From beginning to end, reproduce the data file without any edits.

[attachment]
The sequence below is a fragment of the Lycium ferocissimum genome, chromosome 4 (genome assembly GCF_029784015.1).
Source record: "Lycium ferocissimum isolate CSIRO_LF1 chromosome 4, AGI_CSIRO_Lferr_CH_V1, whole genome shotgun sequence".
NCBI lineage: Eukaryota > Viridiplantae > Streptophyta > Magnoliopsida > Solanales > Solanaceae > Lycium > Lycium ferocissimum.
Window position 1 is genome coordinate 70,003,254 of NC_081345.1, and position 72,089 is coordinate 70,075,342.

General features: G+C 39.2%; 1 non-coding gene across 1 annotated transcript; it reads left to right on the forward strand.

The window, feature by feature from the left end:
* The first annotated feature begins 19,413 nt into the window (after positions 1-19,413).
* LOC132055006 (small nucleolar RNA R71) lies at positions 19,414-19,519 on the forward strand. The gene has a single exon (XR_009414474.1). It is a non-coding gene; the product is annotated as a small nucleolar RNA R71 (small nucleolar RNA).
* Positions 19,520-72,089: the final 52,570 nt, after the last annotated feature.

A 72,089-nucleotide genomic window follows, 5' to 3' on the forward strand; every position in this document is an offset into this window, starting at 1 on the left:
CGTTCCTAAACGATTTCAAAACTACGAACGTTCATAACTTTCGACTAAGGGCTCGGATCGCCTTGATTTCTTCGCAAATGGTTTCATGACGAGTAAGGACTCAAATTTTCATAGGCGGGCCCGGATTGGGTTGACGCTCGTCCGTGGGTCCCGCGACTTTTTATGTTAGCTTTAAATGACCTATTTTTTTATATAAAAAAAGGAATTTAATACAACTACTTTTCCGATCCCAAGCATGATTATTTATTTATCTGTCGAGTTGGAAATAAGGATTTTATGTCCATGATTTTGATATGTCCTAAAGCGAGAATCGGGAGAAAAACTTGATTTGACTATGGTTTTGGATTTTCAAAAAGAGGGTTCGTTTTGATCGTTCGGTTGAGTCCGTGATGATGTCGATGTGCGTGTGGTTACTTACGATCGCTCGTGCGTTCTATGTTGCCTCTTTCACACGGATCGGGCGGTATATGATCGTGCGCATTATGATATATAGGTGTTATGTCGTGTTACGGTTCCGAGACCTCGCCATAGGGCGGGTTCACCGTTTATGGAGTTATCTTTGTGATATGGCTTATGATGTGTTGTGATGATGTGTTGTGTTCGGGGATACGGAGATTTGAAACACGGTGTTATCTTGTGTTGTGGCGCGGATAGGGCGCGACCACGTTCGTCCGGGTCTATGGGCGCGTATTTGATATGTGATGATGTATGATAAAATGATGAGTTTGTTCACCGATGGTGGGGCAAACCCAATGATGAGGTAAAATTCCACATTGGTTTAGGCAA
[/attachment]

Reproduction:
The sequence below is a fragment of the Lycium ferocissimum genome, chromosome 4 (genome assembly GCF_029784015.1).
Source record: "Lycium ferocissimum isolate CSIRO_LF1 chromosome 4, AGI_CSIRO_Lferr_CH_V1, whole genome shotgun sequence".
NCBI lineage: Eukaryota > Viridiplantae > Streptophyta > Magnoliopsida > Solanales > Solanaceae > Lycium > Lycium ferocissimum.
Window position 1 is genome coordinate 70,003,254 of NC_081345.1, and position 72,089 is coordinate 70,075,342.

General features: G+C 39.2%; 1 non-coding gene across 1 annotated transcript; it reads left to right on the forward strand.

The window, feature by feature from the left end:
* The first annotated feature begins 19,413 nt into the window (after positions 1-19,413).
* LOC132055006 (small nucleolar RNA R71) lies at positions 19,414-19,519 on the forward strand. The gene has a single exon (XR_009414474.1). It is a non-coding gene; the product is annotated as a small nucleolar RNA R71 (small nucleolar RNA).
* Positions 19,520-72,089: the final 52,570 nt, after the last annotated feature.

A 72,089-nucleotide genomic window follows, 5' to 3' on the forward strand; every position in this document is an offset into this window, starting at 1 on the left:
CGTTCCTAAACGATTTCAAAACTACGAACGTTCATAACTTTCGACTAAGGGCTCGGATCGCCTTGATTTCTTCGCAAATGGTTTCATGACGAGTAAGGACTCAAATTTTCATAGGCGGGCCCGGATTGGGTTGACGCTCGTCCGTGGGTCCCGCGACTTTTTATGTTAGCTTTAAATGACCTATTTTTTTATATAAAAAAAGGAATTTAATACAACTACTTTTCCGATCCCAAGCATGATTATTTATTTATCTGTCGAGTTGGAAATAAGGATTTTATGTCCATGATTTTGATATGTCCTAAAGCGAGAATCGGGAGAAAAACTTGATTTGACTATGGTTTTGGATTTTCAAAAAGAGGGTTCGTTTTGATCGTTCGGTTGAGTCCGTGATGATGTCGATGTGCGTGTGGTTACTTACGATCGCTCGTGCGTTCTATGTTGCCTCTTTCACACGGATCGGGCGGTATATGATCGTGCGCATTATGATATATAGGTGTTATGTCGTGTTACGGTTCCGAGACCTCGCCATAGGGCGGGTTCACCGTTTATGGAGTTATCTTTGTGATATGGCTTATGATGTGTTGTGATGATGTGTTGTGTTCGGGGATACGGAGATTTGAAACACGGTGTTATCTTGTGTTGTGGCGCGGATAGGGCGCGACCACGTTCGTCCGGGTCTATGGGCGCGTATTTGATATGTGATGATGTATGATAAAATGATGAGTTTGTTCACCGATGGTGGGGCAAACCCAATGATGAGGTAAAATTCCACATTGGTTTAGGCAA